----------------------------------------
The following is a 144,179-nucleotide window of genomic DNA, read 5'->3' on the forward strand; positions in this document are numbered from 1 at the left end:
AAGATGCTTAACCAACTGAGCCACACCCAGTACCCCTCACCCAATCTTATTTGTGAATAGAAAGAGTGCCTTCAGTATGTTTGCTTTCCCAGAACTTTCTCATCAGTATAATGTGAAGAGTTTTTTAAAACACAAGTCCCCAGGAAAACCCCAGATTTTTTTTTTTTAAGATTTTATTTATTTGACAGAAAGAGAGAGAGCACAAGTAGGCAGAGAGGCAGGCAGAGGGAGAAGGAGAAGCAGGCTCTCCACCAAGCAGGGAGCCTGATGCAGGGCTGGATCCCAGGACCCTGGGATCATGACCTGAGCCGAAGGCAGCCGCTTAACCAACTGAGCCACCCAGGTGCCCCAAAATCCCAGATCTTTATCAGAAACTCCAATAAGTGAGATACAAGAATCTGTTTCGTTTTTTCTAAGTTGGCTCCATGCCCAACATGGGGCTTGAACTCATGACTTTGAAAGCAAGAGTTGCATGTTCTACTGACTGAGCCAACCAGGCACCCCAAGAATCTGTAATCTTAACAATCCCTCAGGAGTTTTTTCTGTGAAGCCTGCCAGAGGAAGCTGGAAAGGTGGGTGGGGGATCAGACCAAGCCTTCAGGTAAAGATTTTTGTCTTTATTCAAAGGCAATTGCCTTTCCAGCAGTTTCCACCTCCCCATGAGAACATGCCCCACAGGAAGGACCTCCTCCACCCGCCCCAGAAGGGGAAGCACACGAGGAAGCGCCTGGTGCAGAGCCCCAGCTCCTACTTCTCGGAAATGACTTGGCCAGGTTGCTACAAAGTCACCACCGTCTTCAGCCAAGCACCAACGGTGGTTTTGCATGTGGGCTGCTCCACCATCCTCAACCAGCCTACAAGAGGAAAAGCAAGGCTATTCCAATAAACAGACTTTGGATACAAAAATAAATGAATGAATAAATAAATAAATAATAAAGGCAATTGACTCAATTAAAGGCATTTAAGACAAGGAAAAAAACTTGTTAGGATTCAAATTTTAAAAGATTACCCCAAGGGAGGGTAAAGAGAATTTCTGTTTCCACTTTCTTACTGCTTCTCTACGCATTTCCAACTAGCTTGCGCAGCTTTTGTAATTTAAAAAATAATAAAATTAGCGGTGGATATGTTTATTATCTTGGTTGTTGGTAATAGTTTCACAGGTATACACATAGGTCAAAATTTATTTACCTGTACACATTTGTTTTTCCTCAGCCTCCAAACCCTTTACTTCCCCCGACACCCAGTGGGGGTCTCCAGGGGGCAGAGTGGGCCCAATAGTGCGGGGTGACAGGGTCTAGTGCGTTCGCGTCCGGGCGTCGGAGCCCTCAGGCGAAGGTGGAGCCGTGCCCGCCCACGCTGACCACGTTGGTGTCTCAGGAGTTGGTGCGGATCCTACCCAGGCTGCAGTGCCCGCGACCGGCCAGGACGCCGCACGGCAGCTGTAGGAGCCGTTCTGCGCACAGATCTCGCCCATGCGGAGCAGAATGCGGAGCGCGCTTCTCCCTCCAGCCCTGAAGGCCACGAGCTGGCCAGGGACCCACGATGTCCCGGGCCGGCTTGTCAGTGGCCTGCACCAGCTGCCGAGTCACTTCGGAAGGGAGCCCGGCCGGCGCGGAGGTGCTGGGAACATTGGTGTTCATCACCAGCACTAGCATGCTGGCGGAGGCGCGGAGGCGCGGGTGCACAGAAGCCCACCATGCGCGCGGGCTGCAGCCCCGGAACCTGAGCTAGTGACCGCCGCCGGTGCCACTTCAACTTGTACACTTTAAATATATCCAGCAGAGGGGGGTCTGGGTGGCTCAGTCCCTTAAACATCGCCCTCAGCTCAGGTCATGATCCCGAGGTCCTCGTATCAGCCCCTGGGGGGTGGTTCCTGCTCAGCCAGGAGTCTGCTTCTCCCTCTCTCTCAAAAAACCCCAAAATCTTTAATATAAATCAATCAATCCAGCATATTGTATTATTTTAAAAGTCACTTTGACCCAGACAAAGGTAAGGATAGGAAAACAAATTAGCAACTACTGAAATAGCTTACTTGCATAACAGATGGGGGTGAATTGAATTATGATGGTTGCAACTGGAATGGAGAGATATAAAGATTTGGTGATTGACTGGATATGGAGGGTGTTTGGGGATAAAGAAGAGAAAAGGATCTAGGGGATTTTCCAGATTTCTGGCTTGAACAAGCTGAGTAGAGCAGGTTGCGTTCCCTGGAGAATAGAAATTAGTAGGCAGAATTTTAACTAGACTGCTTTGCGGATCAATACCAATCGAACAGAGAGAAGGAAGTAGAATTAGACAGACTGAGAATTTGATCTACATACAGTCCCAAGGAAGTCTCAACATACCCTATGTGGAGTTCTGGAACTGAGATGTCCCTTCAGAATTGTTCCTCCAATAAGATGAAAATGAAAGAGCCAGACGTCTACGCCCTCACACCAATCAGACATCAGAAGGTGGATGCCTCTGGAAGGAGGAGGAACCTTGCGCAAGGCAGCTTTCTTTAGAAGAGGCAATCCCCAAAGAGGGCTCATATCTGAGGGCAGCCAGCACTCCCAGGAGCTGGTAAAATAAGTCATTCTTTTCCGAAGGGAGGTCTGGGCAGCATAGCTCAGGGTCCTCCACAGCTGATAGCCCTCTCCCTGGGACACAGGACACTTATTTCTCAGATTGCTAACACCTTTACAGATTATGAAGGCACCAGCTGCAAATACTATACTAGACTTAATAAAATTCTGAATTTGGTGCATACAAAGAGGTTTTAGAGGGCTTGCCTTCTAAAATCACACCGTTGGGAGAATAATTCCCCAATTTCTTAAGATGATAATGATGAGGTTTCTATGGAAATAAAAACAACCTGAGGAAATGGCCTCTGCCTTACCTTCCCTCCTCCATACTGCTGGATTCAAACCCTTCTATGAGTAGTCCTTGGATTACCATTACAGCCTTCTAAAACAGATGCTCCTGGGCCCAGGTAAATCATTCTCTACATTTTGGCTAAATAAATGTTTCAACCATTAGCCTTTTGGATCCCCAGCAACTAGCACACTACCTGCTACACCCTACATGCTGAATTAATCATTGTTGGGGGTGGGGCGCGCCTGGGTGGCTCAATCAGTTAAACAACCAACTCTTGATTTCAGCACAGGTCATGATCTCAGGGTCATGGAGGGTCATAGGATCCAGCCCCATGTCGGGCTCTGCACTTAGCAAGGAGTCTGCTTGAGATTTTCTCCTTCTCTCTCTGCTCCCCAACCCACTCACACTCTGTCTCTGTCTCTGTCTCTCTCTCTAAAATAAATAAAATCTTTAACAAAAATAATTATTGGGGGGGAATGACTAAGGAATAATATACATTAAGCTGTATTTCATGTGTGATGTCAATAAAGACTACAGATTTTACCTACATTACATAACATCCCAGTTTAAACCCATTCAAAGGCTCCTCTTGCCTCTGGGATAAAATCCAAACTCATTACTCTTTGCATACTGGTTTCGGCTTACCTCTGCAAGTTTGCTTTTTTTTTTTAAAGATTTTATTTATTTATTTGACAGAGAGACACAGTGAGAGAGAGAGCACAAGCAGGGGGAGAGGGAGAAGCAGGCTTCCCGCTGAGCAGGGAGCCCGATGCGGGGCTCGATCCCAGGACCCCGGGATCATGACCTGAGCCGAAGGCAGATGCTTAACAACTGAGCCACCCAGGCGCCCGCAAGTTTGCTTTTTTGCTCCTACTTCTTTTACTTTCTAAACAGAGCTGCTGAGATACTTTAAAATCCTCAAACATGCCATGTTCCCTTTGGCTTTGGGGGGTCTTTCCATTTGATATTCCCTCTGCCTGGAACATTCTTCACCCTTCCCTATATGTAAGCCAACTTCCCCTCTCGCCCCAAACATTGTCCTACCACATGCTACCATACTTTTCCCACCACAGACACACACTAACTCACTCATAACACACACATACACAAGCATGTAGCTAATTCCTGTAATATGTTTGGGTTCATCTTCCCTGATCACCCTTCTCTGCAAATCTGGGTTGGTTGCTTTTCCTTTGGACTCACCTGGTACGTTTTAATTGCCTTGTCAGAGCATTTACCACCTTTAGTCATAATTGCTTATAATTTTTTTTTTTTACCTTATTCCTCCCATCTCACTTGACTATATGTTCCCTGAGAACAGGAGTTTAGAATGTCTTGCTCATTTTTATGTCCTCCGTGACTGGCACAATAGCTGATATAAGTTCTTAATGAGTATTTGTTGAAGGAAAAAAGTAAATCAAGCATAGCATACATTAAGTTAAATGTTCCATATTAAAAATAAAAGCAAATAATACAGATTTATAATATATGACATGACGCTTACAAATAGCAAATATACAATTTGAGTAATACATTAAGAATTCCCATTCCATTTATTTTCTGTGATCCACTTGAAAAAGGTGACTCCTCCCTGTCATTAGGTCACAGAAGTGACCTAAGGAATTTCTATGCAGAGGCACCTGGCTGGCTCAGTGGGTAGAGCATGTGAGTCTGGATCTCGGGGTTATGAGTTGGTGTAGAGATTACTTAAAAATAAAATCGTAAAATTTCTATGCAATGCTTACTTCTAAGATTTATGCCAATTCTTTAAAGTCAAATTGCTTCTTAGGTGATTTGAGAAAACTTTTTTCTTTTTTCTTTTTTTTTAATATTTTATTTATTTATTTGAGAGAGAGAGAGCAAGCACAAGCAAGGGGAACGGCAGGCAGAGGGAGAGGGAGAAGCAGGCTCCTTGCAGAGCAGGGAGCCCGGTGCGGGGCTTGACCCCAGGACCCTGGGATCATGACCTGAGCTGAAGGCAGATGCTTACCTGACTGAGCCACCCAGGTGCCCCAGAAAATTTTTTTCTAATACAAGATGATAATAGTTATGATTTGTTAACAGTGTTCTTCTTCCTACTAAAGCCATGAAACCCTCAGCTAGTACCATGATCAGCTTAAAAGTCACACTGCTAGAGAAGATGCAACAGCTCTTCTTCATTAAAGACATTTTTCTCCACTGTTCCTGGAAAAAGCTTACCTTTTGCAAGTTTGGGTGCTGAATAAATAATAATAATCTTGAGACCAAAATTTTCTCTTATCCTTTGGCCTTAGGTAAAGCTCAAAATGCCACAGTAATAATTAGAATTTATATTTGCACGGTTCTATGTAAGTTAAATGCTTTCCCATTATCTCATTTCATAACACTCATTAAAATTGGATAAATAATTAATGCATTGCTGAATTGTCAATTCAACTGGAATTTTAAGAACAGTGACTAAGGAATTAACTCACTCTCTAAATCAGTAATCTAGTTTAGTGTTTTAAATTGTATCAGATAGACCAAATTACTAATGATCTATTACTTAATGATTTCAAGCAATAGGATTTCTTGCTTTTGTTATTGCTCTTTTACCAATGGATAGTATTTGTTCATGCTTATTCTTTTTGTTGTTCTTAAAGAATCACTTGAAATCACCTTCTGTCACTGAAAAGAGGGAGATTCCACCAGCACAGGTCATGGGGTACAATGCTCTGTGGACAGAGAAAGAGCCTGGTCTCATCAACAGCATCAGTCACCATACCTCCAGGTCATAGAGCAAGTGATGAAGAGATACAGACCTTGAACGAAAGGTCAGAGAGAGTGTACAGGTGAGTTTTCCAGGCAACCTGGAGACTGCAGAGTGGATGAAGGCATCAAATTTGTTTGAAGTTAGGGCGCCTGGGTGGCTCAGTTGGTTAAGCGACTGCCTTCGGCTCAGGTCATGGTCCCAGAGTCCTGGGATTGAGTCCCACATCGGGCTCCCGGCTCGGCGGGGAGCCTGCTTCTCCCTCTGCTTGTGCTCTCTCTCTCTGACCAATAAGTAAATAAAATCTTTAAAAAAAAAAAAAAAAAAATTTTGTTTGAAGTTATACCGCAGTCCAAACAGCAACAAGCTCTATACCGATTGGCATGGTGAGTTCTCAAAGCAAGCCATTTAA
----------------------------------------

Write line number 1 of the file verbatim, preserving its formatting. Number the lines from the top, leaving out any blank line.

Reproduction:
The following is a 144,179-nucleotide window of genomic DNA, read 5'->3' on the forward strand; positions in this document are numbered from 1 at the left end: